Atmosphere in Horror Games: Multiplayer vs Solitude

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I am a huge fan of horror games, but tend to punk out when I am playing all by myself. You clench your teeth, dreading to walk into the other room with uncertainty of what’s coming next. If you’re anything like me, you pause the game right before you feel a big event coming on, the adrenaline begins to build up in your body and you start feeling the anxiety. In my opinion, this feeling is one of the main reasons why I enjoy survival horror games.

There are different types of horror games, but nothing seems to affect me as strongly as a single player, first-person horror game. Silent Hill and Resident Evil are my two favorite series when it comes to horror games and I’ve always wondered what it will feel like if I had played the older games with someone by my side. Lately, I noticed the Resident Evil games haven’t been as scary for me because of the co-op/multiplayer option. I’m intrigued to see if there is any horror game that can pull off co-op and still scare the crap out of gamers. There are a few out there, but can they make your hair stand up as much as playing Silent Hill by yourself in a pitch black room on the highest volume?

There were some times during my Alan Wake experience where I wished that I could have let someone take my place online so that I could still watch the game even if I’m too terrified to continue. This would have helped a lot but playing with someone else might have taken away the core experience of the horror game. I believe the reason why game developers have not followed through with adding multiplayer mode to most horror games is because these games were never intended for that mode. The idea of mixing multiplayer with horror sounds a bit crazy but could it ever be accomplished?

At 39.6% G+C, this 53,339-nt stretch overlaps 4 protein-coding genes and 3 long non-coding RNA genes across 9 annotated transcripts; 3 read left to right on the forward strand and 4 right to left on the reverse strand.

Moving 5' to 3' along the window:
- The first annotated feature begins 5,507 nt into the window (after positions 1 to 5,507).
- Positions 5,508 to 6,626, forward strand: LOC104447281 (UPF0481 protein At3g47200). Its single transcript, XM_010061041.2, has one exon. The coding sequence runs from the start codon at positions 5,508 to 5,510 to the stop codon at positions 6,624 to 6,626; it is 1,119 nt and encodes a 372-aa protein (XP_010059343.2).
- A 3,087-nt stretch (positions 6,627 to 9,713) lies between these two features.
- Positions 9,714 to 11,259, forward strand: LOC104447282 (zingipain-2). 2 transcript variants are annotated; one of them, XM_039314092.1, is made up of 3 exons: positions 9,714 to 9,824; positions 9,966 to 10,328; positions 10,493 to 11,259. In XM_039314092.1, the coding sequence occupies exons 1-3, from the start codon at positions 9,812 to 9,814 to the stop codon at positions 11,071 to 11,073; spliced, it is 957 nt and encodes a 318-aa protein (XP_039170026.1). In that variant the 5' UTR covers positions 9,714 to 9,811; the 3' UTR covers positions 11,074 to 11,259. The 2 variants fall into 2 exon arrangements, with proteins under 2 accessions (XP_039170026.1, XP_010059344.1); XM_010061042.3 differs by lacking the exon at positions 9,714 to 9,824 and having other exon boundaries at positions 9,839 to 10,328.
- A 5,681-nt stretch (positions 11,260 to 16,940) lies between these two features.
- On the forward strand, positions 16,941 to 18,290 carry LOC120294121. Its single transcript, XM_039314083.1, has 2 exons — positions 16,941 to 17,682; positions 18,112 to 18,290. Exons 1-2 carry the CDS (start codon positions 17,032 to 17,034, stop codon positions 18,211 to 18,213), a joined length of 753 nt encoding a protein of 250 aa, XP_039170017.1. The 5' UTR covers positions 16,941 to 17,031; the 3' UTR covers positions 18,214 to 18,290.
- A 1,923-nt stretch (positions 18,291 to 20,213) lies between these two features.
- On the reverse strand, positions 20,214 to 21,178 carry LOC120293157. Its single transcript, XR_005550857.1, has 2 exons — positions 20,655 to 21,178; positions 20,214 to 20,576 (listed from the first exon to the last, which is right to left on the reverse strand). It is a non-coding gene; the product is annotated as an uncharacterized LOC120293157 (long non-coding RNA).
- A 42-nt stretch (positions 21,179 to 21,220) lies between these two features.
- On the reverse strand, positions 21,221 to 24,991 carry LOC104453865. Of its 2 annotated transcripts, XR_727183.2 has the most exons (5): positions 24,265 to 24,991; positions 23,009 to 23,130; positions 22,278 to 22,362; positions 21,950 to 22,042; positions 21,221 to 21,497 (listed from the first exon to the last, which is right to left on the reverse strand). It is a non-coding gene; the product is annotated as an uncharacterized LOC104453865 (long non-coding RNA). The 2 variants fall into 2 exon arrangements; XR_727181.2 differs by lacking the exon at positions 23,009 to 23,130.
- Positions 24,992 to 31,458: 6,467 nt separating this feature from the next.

A few years ago, Konami decided to give it a shot by adding multiplayer to Silent Hill: Book of Memories. The reviews concluded that the game was recognized as an adventure game rather than horror. Will there ever be a day where we can play a game like Fatal Frame with another player and still be afraid to go further in the game? I would like to see someone pull off a horror game with multiplayer, other than infected/zombie games, and still have the ability to terrify the players. According to Steve Papoutsis, producer of the Dead Space series, co-op and horror is possible. Papoutsis quotes during an interview with PlayStation.Blog:

 

I also think there’s a lot more to horror than things just popping out at you. There’s the atmosphere, the sound, the events, the things that you see in the environment – those all have different impacts on people. You can still have all that when you have two people walking around the environment.”

 

Maybe it is possible, but who can pull it off other than Dead Space?

Do you believe the gaming industry will try to introduce multiplayer options to more horror games or does it defeat the purpose of enjoying the experience knowing that you’re not alone? The idea is intriguing, but could it ever be pulled off successfully?

 

 

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Growing up with her big brother being a hardcore gamer, Emerald has been playing games as long as she could remember. She enjoys RPG’s and discovered the love for them after playing Chrono Trigger on the SNES. During her high school years, she looked forward to gaming on her PlayStation after finishing homework rather than hanging out with friends. Hence, this is when she discovered her true love for gaming and the gaming community. She’s a comical gamer, with a touch of randomness, who has a passion for media and writing. Overall, she enjoys the thrill of playing a game that captivates her attention and drives her to keep playing it until the end. Give her a game with an amazing story and awesome soundtrack, she’s content.